Missing Harry Potter? Delve Into the Twilight Series
by Emilia Dellemonico


Though many of us old Harry Potter fans at UCSB will never be able to replace J.K. Rowling’s series as the best series of our youth, many are seeing a different sort of fantasy series take its place at the top of the bestseller list. Indeed, since the climactic end of Harry Potter, more and more die-hard book fanatics have switched over to the next craze — the Twilight series by Stephenie Meyer.

While the story of Twilight is mostly incomparable to the magical world of Harry Potter, its fantastical theme of vampires and werewolves has the same spellbinding effect on its readers, as well as having many juicy romantic points for those (mostly girls) who can’t help but go gaga over gorgeous, unbelievably sophisticated protagonists. Yes, it does have romance in it, but don’t deem it unworthy just because of that generally distasteful quality. When it comes to books I can actually enjoy, I’m definitely not a fan of love stories. This is one of very few exceptions.

When I was given a copy of Twilight (the first book in the series) as a birthday present, I was extremely hesitant to start reading it. I have never been the type of girl to enjoy romance novels, and even with the obvious fantasy and horror undertones it sounded too loaded with mushy love scenes and relationship drama to be worth my time. However, it did not take me long to change my mind.

Essentially, the story is about a young girl, Bella, moving to a rainy town in the state of Washington to live with her father, and winds up getting romantically involved with a mysterious, yet beautiful boy at her high school named Edward Cullen. The only catch is, Edward is not just an extraordinarily good looking fellow. He also happens to be a 108 year-old vampire, who luckily abstains for moral reasons from drinking human blood, but with an abnormally compelling and inconvenient thirst for her blood. Along with trying to make their relationship work, Bella also ends up having her life threatened on numerous occasions that require the superhuman strength and senses of her vampire companion to save her.

What makes the story worthwhile is not simply the obvious problems for Bella and Edward as a couple, but rather the entire style in which it is told. While not a prolific writer by any means, Meyer is able to make the story incredibly involving for her readers. Even the mundane activities in the book become gripping plot devices that support the behavior of the characters and draw you deeper into the story. And of course, if you still can’t stand the idea of reading about true love, there are always the incredibly engrossing “action scenes” to pull you in, with plenty of fun supernatural powers and thunderous fight scenes between vampires and later, werewolves.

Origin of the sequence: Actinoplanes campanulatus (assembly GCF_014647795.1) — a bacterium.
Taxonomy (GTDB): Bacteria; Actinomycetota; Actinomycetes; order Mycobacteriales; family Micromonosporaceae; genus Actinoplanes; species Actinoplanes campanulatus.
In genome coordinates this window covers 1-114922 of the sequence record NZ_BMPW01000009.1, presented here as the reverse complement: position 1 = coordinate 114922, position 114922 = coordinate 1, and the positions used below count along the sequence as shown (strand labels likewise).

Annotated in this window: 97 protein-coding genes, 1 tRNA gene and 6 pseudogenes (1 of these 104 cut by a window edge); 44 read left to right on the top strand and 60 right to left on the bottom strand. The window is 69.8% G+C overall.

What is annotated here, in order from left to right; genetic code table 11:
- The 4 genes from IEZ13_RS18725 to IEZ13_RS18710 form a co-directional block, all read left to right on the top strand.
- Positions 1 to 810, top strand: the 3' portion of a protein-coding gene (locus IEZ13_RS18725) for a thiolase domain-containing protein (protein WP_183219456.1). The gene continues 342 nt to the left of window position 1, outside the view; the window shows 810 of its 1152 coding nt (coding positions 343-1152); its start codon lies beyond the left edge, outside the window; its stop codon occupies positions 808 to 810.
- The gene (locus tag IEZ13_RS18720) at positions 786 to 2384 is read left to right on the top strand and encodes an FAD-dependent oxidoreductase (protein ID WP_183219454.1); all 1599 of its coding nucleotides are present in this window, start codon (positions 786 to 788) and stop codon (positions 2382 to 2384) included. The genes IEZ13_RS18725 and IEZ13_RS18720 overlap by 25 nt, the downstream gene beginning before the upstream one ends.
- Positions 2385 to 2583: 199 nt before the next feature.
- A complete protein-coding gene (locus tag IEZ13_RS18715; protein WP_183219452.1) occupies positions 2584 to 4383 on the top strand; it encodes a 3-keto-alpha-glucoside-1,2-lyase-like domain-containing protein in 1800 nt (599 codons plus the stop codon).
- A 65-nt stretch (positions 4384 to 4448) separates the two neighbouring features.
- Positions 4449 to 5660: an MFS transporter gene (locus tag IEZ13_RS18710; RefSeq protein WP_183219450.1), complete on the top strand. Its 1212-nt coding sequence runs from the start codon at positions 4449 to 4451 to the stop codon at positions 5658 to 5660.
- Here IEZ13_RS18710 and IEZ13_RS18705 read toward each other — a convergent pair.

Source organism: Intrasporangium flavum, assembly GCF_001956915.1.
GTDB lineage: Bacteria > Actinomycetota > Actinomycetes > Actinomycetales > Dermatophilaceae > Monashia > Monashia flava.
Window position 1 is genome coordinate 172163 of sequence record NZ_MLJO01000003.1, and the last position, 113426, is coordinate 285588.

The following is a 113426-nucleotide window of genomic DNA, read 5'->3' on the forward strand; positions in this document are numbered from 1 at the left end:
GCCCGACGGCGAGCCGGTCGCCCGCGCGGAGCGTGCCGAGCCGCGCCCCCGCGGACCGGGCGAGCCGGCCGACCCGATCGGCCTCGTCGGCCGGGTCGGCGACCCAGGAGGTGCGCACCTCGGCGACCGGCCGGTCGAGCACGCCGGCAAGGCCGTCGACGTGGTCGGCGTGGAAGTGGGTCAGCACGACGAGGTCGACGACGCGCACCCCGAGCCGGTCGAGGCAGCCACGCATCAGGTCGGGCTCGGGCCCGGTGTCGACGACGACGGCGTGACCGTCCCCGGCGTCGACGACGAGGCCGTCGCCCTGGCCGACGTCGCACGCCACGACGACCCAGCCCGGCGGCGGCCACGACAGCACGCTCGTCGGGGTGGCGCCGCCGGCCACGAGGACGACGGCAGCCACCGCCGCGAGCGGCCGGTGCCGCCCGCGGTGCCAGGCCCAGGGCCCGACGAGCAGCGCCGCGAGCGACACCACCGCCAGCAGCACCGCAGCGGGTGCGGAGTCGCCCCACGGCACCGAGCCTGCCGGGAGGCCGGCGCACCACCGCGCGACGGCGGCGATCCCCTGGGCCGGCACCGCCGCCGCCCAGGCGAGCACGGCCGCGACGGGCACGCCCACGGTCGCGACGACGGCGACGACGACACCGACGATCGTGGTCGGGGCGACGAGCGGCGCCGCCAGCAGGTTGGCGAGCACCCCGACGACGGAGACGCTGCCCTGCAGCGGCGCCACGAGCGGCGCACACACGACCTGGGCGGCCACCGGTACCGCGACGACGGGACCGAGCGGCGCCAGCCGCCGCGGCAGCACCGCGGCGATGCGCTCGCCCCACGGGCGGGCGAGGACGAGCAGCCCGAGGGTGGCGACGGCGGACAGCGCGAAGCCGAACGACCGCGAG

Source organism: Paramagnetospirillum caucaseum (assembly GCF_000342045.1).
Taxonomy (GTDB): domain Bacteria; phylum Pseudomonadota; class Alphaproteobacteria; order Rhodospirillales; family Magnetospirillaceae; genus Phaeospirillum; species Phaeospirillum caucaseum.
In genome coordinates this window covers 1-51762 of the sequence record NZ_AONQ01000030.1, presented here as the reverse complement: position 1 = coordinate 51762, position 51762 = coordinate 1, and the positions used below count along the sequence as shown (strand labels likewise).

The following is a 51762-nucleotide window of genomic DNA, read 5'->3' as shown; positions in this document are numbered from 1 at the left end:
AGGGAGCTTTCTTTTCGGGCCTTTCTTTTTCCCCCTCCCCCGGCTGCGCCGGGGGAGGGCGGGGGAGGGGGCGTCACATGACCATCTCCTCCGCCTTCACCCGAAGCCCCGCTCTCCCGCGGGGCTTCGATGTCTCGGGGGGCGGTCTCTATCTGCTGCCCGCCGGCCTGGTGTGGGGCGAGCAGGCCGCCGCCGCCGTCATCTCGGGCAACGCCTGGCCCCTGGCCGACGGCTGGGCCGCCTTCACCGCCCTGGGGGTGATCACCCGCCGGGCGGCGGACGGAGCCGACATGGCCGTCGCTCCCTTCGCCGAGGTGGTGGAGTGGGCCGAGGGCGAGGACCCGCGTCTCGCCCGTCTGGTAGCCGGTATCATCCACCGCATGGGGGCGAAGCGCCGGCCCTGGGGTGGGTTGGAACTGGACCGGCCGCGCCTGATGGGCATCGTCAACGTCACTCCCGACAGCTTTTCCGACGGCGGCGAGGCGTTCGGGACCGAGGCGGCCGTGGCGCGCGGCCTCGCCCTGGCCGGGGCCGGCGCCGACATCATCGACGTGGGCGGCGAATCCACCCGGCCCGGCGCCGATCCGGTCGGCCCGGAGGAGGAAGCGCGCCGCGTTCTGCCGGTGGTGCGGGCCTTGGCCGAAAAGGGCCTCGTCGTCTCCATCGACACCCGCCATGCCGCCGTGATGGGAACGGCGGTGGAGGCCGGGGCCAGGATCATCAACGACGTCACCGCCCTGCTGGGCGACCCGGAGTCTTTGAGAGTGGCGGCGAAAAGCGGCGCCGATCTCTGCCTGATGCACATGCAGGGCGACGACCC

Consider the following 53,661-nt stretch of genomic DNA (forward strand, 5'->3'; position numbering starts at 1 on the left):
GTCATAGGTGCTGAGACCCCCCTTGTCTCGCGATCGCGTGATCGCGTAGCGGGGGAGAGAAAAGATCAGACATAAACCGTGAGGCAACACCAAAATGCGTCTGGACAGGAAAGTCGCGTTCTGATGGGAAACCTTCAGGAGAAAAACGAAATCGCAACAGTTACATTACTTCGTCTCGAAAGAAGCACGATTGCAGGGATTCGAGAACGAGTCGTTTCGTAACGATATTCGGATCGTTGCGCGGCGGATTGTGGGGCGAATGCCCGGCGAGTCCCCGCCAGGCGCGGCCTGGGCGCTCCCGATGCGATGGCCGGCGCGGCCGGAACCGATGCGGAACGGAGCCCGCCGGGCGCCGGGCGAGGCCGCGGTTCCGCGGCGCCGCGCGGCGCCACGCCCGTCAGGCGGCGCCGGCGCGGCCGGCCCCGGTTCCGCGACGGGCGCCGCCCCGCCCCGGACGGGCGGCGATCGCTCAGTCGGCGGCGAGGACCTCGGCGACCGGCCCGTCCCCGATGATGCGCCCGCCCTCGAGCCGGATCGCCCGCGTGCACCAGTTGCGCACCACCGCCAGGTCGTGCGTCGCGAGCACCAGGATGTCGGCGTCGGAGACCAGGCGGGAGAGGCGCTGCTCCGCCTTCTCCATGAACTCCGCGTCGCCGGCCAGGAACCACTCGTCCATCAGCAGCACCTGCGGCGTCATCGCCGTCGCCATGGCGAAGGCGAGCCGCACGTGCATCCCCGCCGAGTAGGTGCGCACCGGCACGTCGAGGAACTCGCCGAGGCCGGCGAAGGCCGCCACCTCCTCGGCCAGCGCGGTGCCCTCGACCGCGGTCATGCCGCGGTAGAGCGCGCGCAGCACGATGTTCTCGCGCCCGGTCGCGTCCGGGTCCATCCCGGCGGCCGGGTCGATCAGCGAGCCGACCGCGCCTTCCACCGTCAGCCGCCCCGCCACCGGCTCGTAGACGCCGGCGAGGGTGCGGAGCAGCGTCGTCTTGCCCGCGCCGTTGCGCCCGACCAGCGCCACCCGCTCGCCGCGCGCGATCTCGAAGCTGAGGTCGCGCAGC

My one complaint about this series is, unfortunately, some punctuation and other grammatical errors. The writing style is very down to earth and easy to read, but seems to have been pushed through the editing process far too early for its own good. Meyer obviously knows a good deal about literary classics, as she makes allusions to many great works in her writing, even doing some analysis of Romeo & Juliet in a way that ties in nicely with the forbidden love present in her story. The lack of even the basic amount of editing at some points, while not in any way detrimental to the story, is just a tad bothersome for me, and probably others who expect grammatical perfection from books at the top of the bestseller list.

But as a whole, I cannot stress enough how interesting this book series has turned out to be for me, as doubtful as I was before I read it. As cheesy as it sounds, any lover of fantasy novels is sure to get a kick out of this series, regardless of how much your stomach churns from the idea of reading a story involving romance. While it is not fair to relate or compare it to Harry Potter, it can definitely help fill the void where the once mighty wizard boy reigned.